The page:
The mobile specialist palliative care team has an advisory role: the doctor who is in charge of the patient has the last word regarding their treatment. This way of working is very encouraging as it allows us onto the wards where we can promote palliative care. The advice we give may or may not be followed, but our visit will have enabled a discussion with the doctors on the ward; a dialogue has begun. I may still be young, but whatever the ward doctor’s experience, when asked what to put in the syringe driver I say ‘It is your decision doctor, and depends on what you are aiming for. I don’t believe increasing the doses is warranted unless the patient’s condition requires it’.

Palliative care is not a new medical speciality. It is a way of thinking about patient care and it would probably be more appropriate to speak about ‘palliative culture’. Some oncologists gladly admit to an increasing need to resort to palliative care because of the advances in cancer treatment which lead to unheard-of developmental stages.

I remember a doctor who frequently called upon us to talk about a patient, aware of the need to start with palliative care as early as possible in the course of treatment. Starting in the curative phase of treatment helps with building a therapeutic alliance, and eases the transition into palliative care when curative care is no longer an option.

Another interesting aspect of working in the mobile palliative care team is that we often deal with registrars whom we can support with complex treatments. When something mentioned on a prescription surprises me, I take it upon me to challenge the registrar about their aim: ‘Why did you prescribe this? What is your goal?’ Sometimes, they reply: ‘My boss told me to do so’. This is when I remind them that it is their prerogative to take responsibility for what they write on the prescription. Often, they will comment: ‘You are right, I cannot do that…’ and change the prescription. I think this is a tremendous awakening of their conscience! Some registrars even told their boss to write their own prescription… they would not do it, and I fully endorse them! Of course, there are the others too who say it happens everywhere… I then advise to do what feels right to them. I believe it is easier for them not to think and simply do as they are told. And sometimes, I need to dot the ‘i’s and cross the ‘t’s: ‘Are you aware that we are a palliative care team, not a euthanasia team?’

8.7 Contradiction and Ambiguity

Sometimes disguised forms of euthanasia take place which bring us to a halt as powerless witnesses. There are situations which do not fall under the legal framework when morphine doses are increased until death ensues. When one looks through a patient’s medical prescriptions, their history is revealing. In situations like that, when treatments are given that are not in accordance with the principles of palliative care, I may decide to withdraw from a patient’s care.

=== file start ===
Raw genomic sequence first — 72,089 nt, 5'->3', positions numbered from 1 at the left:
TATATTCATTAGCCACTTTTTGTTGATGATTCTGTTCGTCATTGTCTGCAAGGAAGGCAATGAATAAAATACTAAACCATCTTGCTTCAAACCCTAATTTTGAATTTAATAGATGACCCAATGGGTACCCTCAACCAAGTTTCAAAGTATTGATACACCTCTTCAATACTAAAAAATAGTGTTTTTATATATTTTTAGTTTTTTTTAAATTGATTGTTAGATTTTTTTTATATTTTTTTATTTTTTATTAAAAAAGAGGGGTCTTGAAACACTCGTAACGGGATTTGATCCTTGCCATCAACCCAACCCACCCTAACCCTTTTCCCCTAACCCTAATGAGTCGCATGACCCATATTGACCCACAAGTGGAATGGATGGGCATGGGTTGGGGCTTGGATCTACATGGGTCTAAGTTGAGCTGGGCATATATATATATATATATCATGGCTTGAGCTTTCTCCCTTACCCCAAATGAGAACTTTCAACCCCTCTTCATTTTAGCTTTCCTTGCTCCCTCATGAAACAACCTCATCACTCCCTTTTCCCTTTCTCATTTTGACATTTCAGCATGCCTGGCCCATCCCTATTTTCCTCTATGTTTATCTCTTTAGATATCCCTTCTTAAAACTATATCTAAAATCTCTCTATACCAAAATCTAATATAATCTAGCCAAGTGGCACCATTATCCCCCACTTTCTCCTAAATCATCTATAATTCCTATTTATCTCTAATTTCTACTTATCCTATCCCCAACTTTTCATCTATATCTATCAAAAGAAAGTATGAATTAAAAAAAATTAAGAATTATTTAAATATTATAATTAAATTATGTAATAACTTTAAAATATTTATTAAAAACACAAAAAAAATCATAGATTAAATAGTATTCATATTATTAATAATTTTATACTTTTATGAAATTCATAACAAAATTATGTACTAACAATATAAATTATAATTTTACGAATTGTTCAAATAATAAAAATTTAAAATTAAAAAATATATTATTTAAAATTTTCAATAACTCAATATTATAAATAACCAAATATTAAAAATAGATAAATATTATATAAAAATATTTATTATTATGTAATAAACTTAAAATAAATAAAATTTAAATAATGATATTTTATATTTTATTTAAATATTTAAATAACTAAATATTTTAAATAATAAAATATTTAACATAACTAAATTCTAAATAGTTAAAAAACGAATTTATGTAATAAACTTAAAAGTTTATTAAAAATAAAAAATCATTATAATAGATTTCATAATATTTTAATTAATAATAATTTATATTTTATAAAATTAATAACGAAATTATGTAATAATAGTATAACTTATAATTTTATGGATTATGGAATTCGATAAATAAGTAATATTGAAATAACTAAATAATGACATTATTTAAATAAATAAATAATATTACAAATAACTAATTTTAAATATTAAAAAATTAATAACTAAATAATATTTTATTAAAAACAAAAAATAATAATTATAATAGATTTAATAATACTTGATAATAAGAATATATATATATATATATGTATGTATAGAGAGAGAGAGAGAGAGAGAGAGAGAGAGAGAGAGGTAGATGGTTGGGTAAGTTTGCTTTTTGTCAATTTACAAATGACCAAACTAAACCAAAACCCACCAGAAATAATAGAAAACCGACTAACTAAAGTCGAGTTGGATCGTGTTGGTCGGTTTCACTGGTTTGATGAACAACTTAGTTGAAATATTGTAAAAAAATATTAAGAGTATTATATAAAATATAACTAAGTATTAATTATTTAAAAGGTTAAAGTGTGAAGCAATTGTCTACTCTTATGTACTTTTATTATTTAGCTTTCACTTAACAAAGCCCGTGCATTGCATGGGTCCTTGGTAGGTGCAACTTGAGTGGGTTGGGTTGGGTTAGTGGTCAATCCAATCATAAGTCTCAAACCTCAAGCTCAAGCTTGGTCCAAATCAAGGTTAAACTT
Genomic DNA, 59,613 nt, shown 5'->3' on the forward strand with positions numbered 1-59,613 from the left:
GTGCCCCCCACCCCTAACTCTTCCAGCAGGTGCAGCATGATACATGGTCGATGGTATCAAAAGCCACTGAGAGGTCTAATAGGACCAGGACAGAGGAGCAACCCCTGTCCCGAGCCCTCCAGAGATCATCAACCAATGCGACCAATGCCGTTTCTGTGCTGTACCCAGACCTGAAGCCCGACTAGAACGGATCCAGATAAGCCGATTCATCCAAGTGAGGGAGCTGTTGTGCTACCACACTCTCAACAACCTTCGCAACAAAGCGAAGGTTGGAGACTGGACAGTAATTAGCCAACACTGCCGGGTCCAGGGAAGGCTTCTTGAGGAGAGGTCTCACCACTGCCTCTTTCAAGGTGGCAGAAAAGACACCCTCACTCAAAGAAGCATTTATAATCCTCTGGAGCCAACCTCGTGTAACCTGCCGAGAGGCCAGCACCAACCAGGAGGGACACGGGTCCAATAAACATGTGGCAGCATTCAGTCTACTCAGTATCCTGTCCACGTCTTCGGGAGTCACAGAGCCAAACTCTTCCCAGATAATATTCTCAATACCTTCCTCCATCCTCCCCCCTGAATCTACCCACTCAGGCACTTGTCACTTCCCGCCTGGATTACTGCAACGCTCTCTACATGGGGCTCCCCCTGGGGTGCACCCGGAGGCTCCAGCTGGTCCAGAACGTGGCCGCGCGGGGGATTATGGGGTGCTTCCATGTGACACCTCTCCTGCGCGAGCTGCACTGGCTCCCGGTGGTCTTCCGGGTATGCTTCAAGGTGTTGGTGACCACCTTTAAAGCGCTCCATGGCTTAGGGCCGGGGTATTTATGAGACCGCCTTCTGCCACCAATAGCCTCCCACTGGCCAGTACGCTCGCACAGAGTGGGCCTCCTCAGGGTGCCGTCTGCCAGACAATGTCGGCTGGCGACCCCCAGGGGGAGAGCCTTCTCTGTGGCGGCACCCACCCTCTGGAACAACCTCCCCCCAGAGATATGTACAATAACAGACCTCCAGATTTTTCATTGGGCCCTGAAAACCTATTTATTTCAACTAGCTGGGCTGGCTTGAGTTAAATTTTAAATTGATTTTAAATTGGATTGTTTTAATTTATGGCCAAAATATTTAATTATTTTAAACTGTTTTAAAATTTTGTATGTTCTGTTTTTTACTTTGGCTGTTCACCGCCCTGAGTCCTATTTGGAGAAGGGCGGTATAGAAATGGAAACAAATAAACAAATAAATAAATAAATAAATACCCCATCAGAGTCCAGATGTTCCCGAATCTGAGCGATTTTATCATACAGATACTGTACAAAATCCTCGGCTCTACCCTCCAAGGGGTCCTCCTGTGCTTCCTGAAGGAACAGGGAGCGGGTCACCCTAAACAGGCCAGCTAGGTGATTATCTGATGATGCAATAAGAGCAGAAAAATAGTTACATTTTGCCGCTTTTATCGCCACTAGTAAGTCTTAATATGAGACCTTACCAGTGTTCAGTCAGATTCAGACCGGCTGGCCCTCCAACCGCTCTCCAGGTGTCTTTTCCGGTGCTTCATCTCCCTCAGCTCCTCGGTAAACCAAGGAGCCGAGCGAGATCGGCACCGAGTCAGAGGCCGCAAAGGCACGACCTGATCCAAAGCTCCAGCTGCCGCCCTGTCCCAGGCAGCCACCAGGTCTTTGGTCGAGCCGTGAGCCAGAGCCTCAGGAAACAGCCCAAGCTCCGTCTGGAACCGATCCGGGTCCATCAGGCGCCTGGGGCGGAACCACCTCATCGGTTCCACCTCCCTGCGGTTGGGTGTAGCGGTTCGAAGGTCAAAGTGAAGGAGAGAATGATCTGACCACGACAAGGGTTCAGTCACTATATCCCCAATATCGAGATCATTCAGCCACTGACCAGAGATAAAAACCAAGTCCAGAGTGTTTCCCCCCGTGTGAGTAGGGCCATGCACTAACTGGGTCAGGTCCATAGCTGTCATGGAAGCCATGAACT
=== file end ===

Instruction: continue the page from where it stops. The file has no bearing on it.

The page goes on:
One of the weirdest situations we can be confronted with is when a doctor asks for the palliative care team to intervene, while, at the same time, increasing the doses and inducing disguised euthanasia…

Patients’ self-determination and fear of medical paternalism are the two pillars of euthanasia, which have justified lifting the essential ban on killing. But what are we to make of a doctor who increases morphine doses without anyone asking them? Is that not an even greater form of paternalism? And why are not even the legal prescriptions applied? Some blame the long-drawn-out paperwork, but I believe it is more an unease of doing something which does not really feel right. A shifty expression I have heard a number of times to name euthanasia echoes this: ‘On to morphine-champagne!’

Thus, my advice to registrars is to look for training schools and placements where they can be taught real palliative care, where euthanasia is not on offer.

Notes

  1. 1.

    Palliative Care Units (PCU) in France are comparable to British hospice wards. Patients stay for a limited time in beds set aside for specialist palliative care and support. Priority is given to more complex and difficult situations. PCUs, like hospices, engage in a triple mission of caring, education and research. (www.sfap.org/rubrique/definition-et-organisation-des-soins-palliatifs-en-france).

  2. 2.

    In Belgium, unlike in France, naming a ‘trusted person’, i.e. a person who can speak or decide on the patient’s behalf, is not included in the hospital admission form.

  3. 3.

    In Belgium, euthanasia will not be penalised under certain conditions, in France it is still totally illegal.

  4. 4.

    Mobile palliative care teams within a hospital can be called to any of the hospital wards to advise the ward team on end of life care of a terminal patient on the ward.

  5. 5.

    www.cancer.be/aide-aux-patients/soins-palliatifs-et-fin-de-vie/la-s-dation-palliative.

Reference

  1. Baudry P, Jeudy HP. Le deuil impossible. Paris: Eshel; 2001.

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Blanchard, J. (2021). Resisting. In: Devos, T. (eds) Euthanasia: Searching for the Full Story. Springer, Cham. https://doi.org/10.1007/978-3-030-56795-8_8